- When you encounter a sandy patch, try using a higher gear for better traction.
- Rocks, holes, and bumps are part and parcel of mountain trails but terrible for your rear and back. Move your weight back so the front wheel rises up a little when going over rocks. If it gets too uncomfortable or risky, walk.
- Water and water crossings are dangerous, as one can not see what lies beneath the water's surface. Also, passing cycles will cause sedimentation of the stream. If there is no option but to cross a stream, remember to do so keeping a steady speed, low gear and a light hold on the handlebars.
- Watch out for dangerous conditions on or around the trail -- open mine shafts, cliffs, slippery or loose rock surfaces, etc. Never veer off the trail.
Learn the rules
The International Mountain Biking Association (IMBA), the international mountain biking organization, has set the following rules of the trail –
- Ride on open trails only – avoid trespassing on private land, respect trail and road closures and obtain permits and authorizations as may be required.
- Leave no trace – As with all forms of Eco Tourism, mountain bikers need to be sensitive to the trails they are on. Mountain trails often pass through ecologically sensitive areas. Cyclists may cause significant damage if they skid their tires too often, or if they ride through muddy trails.
- Control the bicycle! Mountain biking accidents can be quite severe, so make sure you obey speed laws. Alert other trail users well before approaching them and slow down or even stop when they pass. Be especially careful when turning corners. If an equestrian is approaching you, stop and get off your bike.
- Yield to Uphill Bike Traffic – that fellow huffing and puffing his way uphill always has the right of way. Stop and let him pass. Remember – you can get going easily, he can't!
- Never spook animals – some misguided bikers think it is a lark to sound their bell behind a peacefully grazing animal. But that can be foolhardy as well as silly – a scared animal is a huge danger to you as well as to others on the trail. Give animals extra room and time to adjust to you.
Tips on what to carry on a biking trip
Travel as light as possible on the bike, but here are some essentials that must find space in your backpack.
- Lots of water -- Cycling can make one feel parched pretty soon, and the breeze may actually make one's sweat and fluid loss to go unnoticed. Be sure to carry plenty of water with you when riding, and make it a habit to sip some fluid every 15 minutes. If it's going to be sunny and hot while cycling, also consider drinking at least 1 additional liter of water with rehydration salts mixed in. This helps muscles recover faster if you drink while riding.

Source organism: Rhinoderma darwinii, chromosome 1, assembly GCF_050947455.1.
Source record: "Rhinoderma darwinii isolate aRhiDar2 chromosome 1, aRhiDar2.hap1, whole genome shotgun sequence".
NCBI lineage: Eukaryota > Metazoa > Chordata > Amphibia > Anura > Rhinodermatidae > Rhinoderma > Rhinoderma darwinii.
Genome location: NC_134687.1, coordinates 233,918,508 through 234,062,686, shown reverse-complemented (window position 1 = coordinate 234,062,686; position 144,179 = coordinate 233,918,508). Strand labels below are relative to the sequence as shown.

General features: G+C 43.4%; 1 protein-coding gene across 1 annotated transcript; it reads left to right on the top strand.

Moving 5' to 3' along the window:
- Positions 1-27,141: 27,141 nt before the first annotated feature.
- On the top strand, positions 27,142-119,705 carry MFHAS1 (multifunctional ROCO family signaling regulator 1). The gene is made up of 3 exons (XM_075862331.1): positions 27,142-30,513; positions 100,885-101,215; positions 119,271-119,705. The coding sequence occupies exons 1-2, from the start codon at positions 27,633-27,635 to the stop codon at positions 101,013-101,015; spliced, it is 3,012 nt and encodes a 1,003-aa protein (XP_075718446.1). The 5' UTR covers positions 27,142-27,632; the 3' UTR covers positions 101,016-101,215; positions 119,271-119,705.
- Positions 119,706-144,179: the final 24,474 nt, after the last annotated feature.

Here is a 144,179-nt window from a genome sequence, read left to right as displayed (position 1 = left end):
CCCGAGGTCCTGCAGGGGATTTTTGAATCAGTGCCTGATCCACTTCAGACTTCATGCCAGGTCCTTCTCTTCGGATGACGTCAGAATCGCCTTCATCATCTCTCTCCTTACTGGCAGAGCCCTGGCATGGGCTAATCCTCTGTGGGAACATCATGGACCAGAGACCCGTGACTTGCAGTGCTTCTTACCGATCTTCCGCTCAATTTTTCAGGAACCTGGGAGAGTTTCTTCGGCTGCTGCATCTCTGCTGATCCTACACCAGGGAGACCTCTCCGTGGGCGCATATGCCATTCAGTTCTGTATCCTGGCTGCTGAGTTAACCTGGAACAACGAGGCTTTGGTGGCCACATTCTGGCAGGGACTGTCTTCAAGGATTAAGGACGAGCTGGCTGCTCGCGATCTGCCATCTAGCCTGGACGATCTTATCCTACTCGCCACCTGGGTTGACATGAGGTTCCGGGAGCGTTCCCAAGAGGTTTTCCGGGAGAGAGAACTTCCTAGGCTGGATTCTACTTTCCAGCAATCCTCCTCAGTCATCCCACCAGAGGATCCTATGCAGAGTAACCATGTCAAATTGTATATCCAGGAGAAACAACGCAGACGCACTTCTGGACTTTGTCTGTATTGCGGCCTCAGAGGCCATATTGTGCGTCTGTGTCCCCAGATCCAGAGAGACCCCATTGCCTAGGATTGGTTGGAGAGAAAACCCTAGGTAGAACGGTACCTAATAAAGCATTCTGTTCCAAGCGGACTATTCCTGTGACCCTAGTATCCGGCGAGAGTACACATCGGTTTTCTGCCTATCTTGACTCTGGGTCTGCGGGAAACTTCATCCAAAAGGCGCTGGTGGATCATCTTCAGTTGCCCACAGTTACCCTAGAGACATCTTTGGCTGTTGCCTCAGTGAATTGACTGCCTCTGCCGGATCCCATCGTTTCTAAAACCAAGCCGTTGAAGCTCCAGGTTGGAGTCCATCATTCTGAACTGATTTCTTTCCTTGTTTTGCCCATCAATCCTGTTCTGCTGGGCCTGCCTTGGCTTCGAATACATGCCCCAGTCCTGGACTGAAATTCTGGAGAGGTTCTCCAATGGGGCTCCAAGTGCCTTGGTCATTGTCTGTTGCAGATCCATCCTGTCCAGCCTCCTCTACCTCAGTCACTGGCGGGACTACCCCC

- Snacks – dry fruit, granola bars, energy snacks and other low volume-high energy snacks are good. Easier substitutes include chocolate bars, bananas and glucose biscuits.
- First Aid Kit – Carry antiseptic cream, pain killers, muscle relaxant gels or sprays and bandages at the very minimum. One can be exposed to a lot of sun and dry weather cycling in the Upper Himalayan ranges - in these parts its essential to carry sun screen lotion higher than SPF 30 and vaseline or other moisturising lotions /lip balms.
- Basic Tool Kit – this should contain allen keys, screwdrivers, and, preferably, a chain breaker tool. Also carry a spare tube and a patch kit for punctures. Other tools you could carry are tire levers to remove and put back tires easily and extra chain links in case the chain breaks. Ideally you should carry a multifunction tool that is all of the above and more. It's compact and helps you save space when touring. Topeak's Alien range is generally regarded as the most popular.
- For those who do not have disc brakes and are going to travel more than a few hours in the mountains, never forget to carry spare brakes...they wear out pretty fast in the mountains.
- Cell phone or satellite phone, especially for those who ride alone.
Hot Tip: invest in panniers to hold stuff. Make your bike carry more if by using bungee cords to tie things to the carrying rack. Do not use backpacks as they strain the back.
Locating good cycling destinations
Mountain Bicycle Manufacturers
- Firefox bikes
- Reviews and ratings of mountain bikes available worldwide
- Trek Bikes International This is what Lance Armstrong rides!
- Commencal - The french cycle company, little known in the English speaking world, but great bikes!
- Specialized Another American manufacturer, marginally cheaper alternative to Trek.
- Thorn eXxp Perhaps one the best mountain bikes for touring rugged countries - costs more than what many can spare in a lifetime, but then again....this bike will outlast you, if not the rugged mountains it's mean to surmount.
See some mountain biking videos on YouTube and Google Videos. For more on how to position yourself on your mountain bike, go to [http://www.youtube.com/watch?v=vTfV85JbnwA YouTube